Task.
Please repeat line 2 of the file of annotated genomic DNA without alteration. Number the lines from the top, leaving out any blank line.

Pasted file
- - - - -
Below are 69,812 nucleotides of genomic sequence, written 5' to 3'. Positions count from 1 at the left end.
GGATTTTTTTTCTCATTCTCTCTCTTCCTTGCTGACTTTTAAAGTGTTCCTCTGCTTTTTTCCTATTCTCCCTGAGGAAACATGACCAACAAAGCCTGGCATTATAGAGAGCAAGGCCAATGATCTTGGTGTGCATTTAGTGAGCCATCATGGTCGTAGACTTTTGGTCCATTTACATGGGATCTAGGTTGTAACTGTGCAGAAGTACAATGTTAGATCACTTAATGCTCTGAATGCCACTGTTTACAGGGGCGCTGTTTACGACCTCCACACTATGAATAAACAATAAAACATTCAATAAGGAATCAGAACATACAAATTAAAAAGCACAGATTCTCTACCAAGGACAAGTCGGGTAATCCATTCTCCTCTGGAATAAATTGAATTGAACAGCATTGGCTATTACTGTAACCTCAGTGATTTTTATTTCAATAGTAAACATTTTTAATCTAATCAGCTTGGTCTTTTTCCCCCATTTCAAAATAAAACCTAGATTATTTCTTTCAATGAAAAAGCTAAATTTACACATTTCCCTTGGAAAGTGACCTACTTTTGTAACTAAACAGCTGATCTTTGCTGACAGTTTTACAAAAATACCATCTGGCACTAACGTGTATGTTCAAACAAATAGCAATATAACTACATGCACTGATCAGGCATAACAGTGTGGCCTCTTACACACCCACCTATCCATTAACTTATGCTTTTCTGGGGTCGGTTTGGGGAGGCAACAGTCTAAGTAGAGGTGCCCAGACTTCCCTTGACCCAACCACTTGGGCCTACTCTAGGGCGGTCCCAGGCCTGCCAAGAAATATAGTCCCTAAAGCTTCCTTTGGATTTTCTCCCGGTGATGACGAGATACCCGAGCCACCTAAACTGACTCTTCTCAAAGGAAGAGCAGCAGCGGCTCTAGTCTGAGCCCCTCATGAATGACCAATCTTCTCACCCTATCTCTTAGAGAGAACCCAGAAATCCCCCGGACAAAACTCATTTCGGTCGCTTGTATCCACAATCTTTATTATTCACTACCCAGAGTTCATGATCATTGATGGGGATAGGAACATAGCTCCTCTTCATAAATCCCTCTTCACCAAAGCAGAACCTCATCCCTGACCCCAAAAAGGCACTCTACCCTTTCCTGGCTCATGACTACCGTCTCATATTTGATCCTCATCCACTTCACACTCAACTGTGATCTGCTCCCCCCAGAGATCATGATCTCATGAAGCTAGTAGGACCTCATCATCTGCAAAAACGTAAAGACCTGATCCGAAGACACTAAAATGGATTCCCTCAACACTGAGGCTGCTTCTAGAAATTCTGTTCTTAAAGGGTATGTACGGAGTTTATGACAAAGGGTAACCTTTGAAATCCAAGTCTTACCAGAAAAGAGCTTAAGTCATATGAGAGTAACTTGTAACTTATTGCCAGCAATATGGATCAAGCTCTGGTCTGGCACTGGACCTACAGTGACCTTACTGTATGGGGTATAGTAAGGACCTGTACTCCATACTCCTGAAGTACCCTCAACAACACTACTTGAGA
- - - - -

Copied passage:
GGATTTTTTTTCTCATTCTCTCTCTTCCTTGCTGACTTTTAAAGTGTTCCTCTGCTTTTTTCCTATTCTCCCTGAGGAAACATGACCAACAAAGCCTGGCATTATAGAGAGCAAGGCCAATGATCTTGGTGTGCATTTAGTGAGCCATCATGGTCGTAGACTTTTGGTCCATTTACATGGGATCTAGGTTGTAACTGTGCAGAAGTACAATGTTAGATCACTTAATGCTCTGAATGCCACTGTTTACAGGGGCGCTGTTTACGACCTCCACACTATGAATAAACAATAAAACATTCAATAAGGAATCAGAACATACAAATTAAAAAGCACAGATTCTCTACCAAGGACAAGTCGGGTAATCCATTCTCCTCTGGAATAAATTGAATTGAACAGCATTGGCTATTACTGTAACCTCAGTGATTTTTATTTCAATAGTAAACATTTTTAATCTAATCAGCTTGGTCTTTTTCCCCCATTTCAAAATAAAACCTAGATTATTTCTTTCAATGAAAAAGCTAAATTTACACATTTCCCTTGGAAAGTGACCTACTTTTGTAACTAAACAGCTGATCTTTGCTGACAGTTTTACAAAAATACCATCTGGCACTAACGTGTATGTTCAAACAAATAGCAATATAACTACATGCACTGATCAGGCATAACAGTGTGGCCTCTTACACACCCACCTATCCATTAACTTATGCTTTTCTGGGGTCGGTTTGGGGAGGCAACAGTCTAAGTAGAGGTGCCCAGACTTCCCTTGACCCAACCACTTGGGCCTACTCTAGGGCGGTCCCAGGCCTGCCAAGAAATATAGTCCCTAAAGCTTCCTTTGGATTTTCTCCCGGTGATGACGAGATACCCGAGCCACCTAAACTGACTCTTCTCAAAGGAAGAGCAGCAGCGGCTCTAGTCTGAGCCCCTCATGAATGACCAATCTTCTCACCCTATCTCTTAGAGAGAACCCAGAAATCCCCCGGACAAAACTCATTTCGGTCGCTTGTATCCACAATCTTTATTATTCACTACCCAGAGTTCATGATCATTGATGGGGATAGGAACATAGCTCCTCTTCATAAATCCCTCTTCACCAAAGCAGAACCTCATCCCTGACCCCAAAAAGGCACTCTACCCTTTCCTGGCTCATGACTACCGTCTCATATTTGATCCTCATCCACTTCACACTCAACTGTGATCTGCTCCCCCCAGAGATCATGATCTCATGAAGCTAGTAGGACCTCATCATCTGCAAAAACGTAAAGACCTGATCCGAAGACACTAAAATGGATTCCCTCAACACTGAGGCTGCTTCTAGAAATTCTGTTCTTAAAGGGTATGTACGGAGTTTATGACAAAGGGTAACCTTTGAAATCCAAGTCTTACCAGAAAAGAGCTTAAGTCATATGAGAGTAACTTGTAACTTATTGCCAGCAATATGGATCAAGCTCTGGTCTGGCACTGGACCTACAGTGACCTTACTGTATGGGGTATAGTAAGGACCTGTACTCCATACTCCTGAAGTACCCTCAACAACACTACTTGAGA